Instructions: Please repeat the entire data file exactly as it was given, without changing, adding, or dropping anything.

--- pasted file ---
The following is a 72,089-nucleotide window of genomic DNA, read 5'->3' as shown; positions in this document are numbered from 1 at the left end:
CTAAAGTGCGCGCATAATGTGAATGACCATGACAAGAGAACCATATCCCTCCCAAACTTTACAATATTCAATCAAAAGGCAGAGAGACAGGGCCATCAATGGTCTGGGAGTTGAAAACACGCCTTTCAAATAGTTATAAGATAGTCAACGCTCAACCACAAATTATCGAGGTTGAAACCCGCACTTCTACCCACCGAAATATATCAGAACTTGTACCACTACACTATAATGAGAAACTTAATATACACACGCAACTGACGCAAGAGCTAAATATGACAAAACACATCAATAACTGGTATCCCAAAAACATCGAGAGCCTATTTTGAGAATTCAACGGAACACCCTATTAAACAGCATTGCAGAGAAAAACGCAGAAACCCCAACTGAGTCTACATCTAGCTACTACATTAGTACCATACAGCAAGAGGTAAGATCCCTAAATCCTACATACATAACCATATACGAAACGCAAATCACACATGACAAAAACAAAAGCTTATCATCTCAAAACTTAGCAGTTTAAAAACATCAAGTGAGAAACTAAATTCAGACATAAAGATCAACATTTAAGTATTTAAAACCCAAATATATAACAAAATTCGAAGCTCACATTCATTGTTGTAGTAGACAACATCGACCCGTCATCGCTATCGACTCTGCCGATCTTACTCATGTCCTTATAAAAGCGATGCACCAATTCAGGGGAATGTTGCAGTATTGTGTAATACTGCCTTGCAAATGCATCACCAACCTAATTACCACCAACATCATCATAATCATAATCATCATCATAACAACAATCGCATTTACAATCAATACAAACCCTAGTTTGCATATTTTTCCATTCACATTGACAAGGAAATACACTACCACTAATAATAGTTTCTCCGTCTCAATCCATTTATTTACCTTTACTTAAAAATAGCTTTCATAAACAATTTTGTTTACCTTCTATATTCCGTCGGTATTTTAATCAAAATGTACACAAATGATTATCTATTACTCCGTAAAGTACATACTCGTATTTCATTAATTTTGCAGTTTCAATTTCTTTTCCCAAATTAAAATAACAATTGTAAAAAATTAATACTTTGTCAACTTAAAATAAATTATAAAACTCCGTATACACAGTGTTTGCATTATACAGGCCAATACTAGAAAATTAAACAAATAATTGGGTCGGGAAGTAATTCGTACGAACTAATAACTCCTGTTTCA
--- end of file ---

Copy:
The following is a 72,089-nucleotide window of genomic DNA, read 5'->3' as shown; positions in this document are numbered from 1 at the left end:
CTAAAGTGCGCGCATAATGTGAATGACCATGACAAGAGAACCATATCCCTCCCAAACTTTACAATATTCAATCAAAAGGCAGAGAGACAGGGCCATCAATGGTCTGGGAGTTGAAAACACGCCTTTCAAATAGTTATAAGATAGTCAACGCTCAACCACAAATTATCGAGGTTGAAACCCGCACTTCTACCCACCGAAATATATCAGAACTTGTACCACTACACTATAATGAGAAACTTAATATACACACGCAACTGACGCAAGAGCTAAATATGACAAAACACATCAATAACTGGTATCCCAAAAACATCGAGAGCCTATTTTGAGAATTCAACGGAACACCCTATTAAACAGCATTGCAGAGAAAAACGCAGAAACCCCAACTGAGTCTACATCTAGCTACTACATTAGTACCATACAGCAAGAGGTAAGATCCCTAAATCCTACATACATAACCATATACGAAACGCAAATCACACATGACAAAAACAAAAGCTTATCATCTCAAAACTTAGCAGTTTAAAAACATCAAGTGAGAAACTAAATTCAGACATAAAGATCAACATTTAAGTATTTAAAACCCAAATATATAACAAAATTCGAAGCTCACATTCATTGTTGTAGTAGACAACATCGACCCGTCATCGCTATCGACTCTGCCGATCTTACTCATGTCCTTATAAAAGCGATGCACCAATTCAGGGGAATGTTGCAGTATTGTGTAATACTGCCTTGCAAATGCATCACCAACCTAATTACCACCAACATCATCATAATCATAATCATCATCATAACAACAATCGCATTTACAATCAATACAAACCCTAGTTTGCATATTTTTCCATTCACATTGACAAGGAAATACACTACCACTAATAATAGTTTCTCCGTCTCAATCCATTTATTTACCTTTACTTAAAAATAGCTTTCATAAACAATTTTGTTTACCTTCTATATTCCGTCGGTATTTTAATCAAAATGTACACAAATGATTATCTATTACTCCGTAAAGTACATACTCGTATTTCATTAATTTTGCAGTTTCAATTTCTTTTCCCAAATTAAAATAACAATTGTAAAAAATTAATACTTTGTCAACTTAAAATAAATTATAAAACTCCGTATACACAGTGTTTGCATTATACAGGCCAATACTAGAAAATTAAACAAATAATTGGGTCGGGAAGTAATTCGTACGAACTAATAACTCCTGTTTCA